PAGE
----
We aim to serve all of our students as holistically as possible. We recognize that academic problems rarely have academic causes, and therefore aim to meet all of our students’ needs and interests. Our approach features four pillars of programming:
1: Comprehensive one-to-one near-peer mentoring
Each of our students is paired one-to-one with a college student from one of our partner colleges. They are paired such that mentees and mentors are in the same stage of their respective educations (9th grade mentees are paired with college freshmen, 10th grade mentees with college sophomores, etc.) so that the pairs stay in tact for the rest of the mentee’s high school career. The continuity of the mentoring relationship is key to each student’s success.
Our students meet one-on-one with their mentors once per week, but in reality, they end up spending much more time together. During their meetings, students work on their academic coursework, exploring college and career options, and discussing other issues that come up in their daily lives. Because of the incredibly strong bond that our students build with their mentors, they are more likely to share their biggest dreams and concerns with their mentors than they are to share them with anyone else. Our mentors are always most in-tune with which services, programs, and resources to which their mentees most need to be referred, and help extraordinarily in connecting their mentees to these resources.
2: Academic support and enrichment
We have a word that we ban in our classrooms: “pass”. That word is antithetical to our goals for our students. We aim for our students to do as well as they can and pursue every intellectual curiosity they have. In that spirit, we have an array of academic programming that helps our students excel in their courses, on their standardized testing, in enrichment areas, and in preparing to succeed in a rigorous college environment. Some of our coursework includes US History enrichment, Calculus enrichment, SAT Prep, French class, and college-level research and writing. We offer ELL coursework for those of our students who require English support, and are continuing to build support for our IEP students.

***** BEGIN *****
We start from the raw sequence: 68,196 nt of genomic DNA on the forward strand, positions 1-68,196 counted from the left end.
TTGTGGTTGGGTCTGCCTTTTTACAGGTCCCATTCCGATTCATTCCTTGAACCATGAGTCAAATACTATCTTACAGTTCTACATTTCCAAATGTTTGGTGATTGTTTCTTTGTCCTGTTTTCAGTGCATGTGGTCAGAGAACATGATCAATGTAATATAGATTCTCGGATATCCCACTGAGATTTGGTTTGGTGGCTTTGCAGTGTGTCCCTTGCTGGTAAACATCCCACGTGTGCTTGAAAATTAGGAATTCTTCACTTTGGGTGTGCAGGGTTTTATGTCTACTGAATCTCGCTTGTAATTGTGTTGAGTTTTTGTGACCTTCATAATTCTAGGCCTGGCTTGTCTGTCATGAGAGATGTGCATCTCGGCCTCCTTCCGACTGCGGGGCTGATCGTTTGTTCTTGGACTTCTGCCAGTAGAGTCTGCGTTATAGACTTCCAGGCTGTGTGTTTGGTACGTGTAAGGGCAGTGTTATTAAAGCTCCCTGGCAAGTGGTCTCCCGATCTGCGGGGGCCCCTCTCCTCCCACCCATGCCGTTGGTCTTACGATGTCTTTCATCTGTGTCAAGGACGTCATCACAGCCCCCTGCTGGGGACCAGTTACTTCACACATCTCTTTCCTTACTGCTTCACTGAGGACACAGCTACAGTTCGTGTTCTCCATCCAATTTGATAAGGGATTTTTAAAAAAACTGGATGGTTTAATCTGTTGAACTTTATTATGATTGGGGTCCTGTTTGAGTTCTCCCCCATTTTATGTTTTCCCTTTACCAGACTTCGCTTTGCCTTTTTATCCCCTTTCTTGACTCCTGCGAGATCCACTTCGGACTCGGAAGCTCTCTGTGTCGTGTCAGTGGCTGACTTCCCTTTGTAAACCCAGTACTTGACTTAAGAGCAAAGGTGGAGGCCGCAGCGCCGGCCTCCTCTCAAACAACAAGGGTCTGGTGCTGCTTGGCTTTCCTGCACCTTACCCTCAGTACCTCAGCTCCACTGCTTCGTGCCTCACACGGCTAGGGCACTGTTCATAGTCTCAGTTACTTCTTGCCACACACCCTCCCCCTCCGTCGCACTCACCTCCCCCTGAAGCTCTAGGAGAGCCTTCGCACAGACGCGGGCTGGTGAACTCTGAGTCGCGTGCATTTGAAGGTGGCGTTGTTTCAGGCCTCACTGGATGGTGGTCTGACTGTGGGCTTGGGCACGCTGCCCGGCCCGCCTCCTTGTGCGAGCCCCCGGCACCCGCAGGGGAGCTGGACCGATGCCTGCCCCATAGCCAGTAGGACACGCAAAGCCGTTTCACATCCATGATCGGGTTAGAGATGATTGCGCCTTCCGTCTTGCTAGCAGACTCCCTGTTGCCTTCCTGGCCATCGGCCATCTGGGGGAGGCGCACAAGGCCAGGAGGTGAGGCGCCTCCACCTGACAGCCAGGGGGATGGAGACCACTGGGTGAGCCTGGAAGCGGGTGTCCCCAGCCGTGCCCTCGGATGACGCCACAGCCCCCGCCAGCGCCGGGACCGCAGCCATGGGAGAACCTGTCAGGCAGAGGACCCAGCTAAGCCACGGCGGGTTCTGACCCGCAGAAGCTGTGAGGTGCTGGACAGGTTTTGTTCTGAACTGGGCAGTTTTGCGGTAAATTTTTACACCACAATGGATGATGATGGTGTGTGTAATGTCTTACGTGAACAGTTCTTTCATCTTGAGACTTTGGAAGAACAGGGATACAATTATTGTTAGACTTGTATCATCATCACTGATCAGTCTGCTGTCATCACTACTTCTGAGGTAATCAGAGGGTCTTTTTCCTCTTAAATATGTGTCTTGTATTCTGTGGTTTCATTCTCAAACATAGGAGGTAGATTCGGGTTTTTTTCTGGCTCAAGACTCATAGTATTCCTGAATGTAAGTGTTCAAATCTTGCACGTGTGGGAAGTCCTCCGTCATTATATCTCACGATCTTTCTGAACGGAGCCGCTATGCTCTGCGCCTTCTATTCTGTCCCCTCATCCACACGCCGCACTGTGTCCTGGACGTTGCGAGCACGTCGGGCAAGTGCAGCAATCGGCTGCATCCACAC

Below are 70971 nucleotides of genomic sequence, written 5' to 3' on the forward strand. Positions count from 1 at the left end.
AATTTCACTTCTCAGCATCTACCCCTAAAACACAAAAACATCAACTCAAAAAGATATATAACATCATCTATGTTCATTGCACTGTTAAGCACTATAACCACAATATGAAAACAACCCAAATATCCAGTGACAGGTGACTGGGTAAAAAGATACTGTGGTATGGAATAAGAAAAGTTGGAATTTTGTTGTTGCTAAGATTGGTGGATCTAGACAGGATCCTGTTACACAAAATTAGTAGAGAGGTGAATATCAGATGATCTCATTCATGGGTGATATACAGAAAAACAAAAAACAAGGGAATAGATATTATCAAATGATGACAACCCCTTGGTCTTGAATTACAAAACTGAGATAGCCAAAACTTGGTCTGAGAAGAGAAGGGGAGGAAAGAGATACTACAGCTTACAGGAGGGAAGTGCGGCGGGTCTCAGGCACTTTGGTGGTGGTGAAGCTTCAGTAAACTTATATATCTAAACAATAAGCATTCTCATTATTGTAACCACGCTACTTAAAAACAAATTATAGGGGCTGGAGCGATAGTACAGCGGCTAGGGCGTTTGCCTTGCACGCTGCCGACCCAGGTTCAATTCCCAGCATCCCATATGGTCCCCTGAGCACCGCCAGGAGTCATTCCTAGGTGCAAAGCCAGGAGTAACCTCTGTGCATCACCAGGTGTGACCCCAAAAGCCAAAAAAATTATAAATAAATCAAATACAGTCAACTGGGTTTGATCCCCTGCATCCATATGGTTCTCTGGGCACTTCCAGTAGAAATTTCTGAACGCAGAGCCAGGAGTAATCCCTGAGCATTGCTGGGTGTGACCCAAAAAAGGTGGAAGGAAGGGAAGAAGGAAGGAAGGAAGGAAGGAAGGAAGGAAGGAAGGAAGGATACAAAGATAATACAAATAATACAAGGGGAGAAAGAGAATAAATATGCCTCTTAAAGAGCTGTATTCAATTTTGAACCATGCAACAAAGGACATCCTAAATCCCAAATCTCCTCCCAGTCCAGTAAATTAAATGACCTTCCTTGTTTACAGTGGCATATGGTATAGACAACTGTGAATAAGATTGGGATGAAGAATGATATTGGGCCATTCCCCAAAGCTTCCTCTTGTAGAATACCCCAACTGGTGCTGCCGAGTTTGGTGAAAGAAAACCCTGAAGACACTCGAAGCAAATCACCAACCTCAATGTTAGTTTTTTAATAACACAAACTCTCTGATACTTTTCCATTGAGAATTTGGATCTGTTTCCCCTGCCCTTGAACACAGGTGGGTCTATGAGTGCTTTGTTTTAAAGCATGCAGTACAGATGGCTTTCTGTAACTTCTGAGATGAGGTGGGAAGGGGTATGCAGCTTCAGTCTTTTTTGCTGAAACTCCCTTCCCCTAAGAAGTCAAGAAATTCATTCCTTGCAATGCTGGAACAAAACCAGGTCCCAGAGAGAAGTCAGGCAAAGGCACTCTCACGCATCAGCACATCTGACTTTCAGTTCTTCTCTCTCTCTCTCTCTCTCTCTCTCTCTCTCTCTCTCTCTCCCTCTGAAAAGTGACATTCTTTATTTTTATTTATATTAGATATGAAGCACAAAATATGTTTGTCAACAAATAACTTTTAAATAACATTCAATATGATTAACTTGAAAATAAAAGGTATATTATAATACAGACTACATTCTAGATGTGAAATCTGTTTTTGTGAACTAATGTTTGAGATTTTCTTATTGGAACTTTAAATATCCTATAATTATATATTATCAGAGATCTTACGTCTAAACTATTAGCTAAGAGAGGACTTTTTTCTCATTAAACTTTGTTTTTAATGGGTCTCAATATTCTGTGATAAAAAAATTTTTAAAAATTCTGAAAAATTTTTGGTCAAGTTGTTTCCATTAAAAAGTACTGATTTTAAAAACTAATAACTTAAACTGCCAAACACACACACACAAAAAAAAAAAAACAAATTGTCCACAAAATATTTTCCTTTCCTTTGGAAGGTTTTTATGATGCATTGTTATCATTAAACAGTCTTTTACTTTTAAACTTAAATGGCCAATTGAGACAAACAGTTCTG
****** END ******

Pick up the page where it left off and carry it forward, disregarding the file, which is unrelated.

Our students show impressive progress in our coursework. Our SAT Prep is often a central experience in our students’ high school careers; starting in 10th grade, our students have SAT prep class after school once per week and practice every weekend. Our average SAT Prep participant improves his/her score by 360 points per three months of participation, including those who already have substantial SAT experience. Our students have shown equally inspiring progress in their grades (an average 18% improvement in the first year of involvement with Project Rousseau), AP and SATII scores, ACT scores, and college readiness.
Every Saturday, we offer Testing Saturday, a drop-in program in which we accommodate students who need to work on any subject area, including college and scholarship applications.
3: Community Service
We aim to cultivate successful young people who are driven to use their ever-growing skillsets in the service of others. Community service is a habit and should become a weekly activity. Many of our students perform a community service project at a nursing home or homeless shelter every weekend. Students select their service site and serve consistently at that site every week throughout their high school career.
We are launching two new skills-added volunteer programs for our students. In our AMAF Club, students from all of our chapters team together to work on supporting the AMAF School, our long-time partners in Nairobi, Kenya. They are working on making arrangements to build a computer lab, improve teacher-training resources, and design a tutoring program. Our New York City-based students are starting the Project Rousseau-Grand Central Neighborhood Social Services Consultancy Program, through which our students support the homeless shelter and drop-in center in improving their financial standing, their public relations practices, and their website design. These programs are vital to teaching our students that as their skillsets grow, so too can the ways in which they can make meaningful differences in the lives of others.
4: Broadening Horizons
We aim to constantly expose our students to new environments, experiences, and cultures. We bring our students to museums, symphony performances, concerts, movie screening, plays, and college campus visits, and lectures. During our summer programming, we ensure that every student has at least one new experience per week. During the academic year, we set the minimum at one new experience every other week. We cherish the opportunity to take our students to venues like the New York Philharmonic, Columbia University Astronomy Department’s biweekly Astronomy Night, and much more.
Another central component of our exposure programming are our two international exchanges with partners in Copenhagen, Denmark and London, England. Two small groups of our most deserving seniors and recent graduates visit our partners in each city once each year, and we host them each in the United States each year as well. Our exchange students in Copenhagen also engage in online exchanges with our students throughout the year. Each participating student has an online pen pal, and we engage both groups of students in joint discussions about daily life, education, culture, and politics in the United States and Denmark.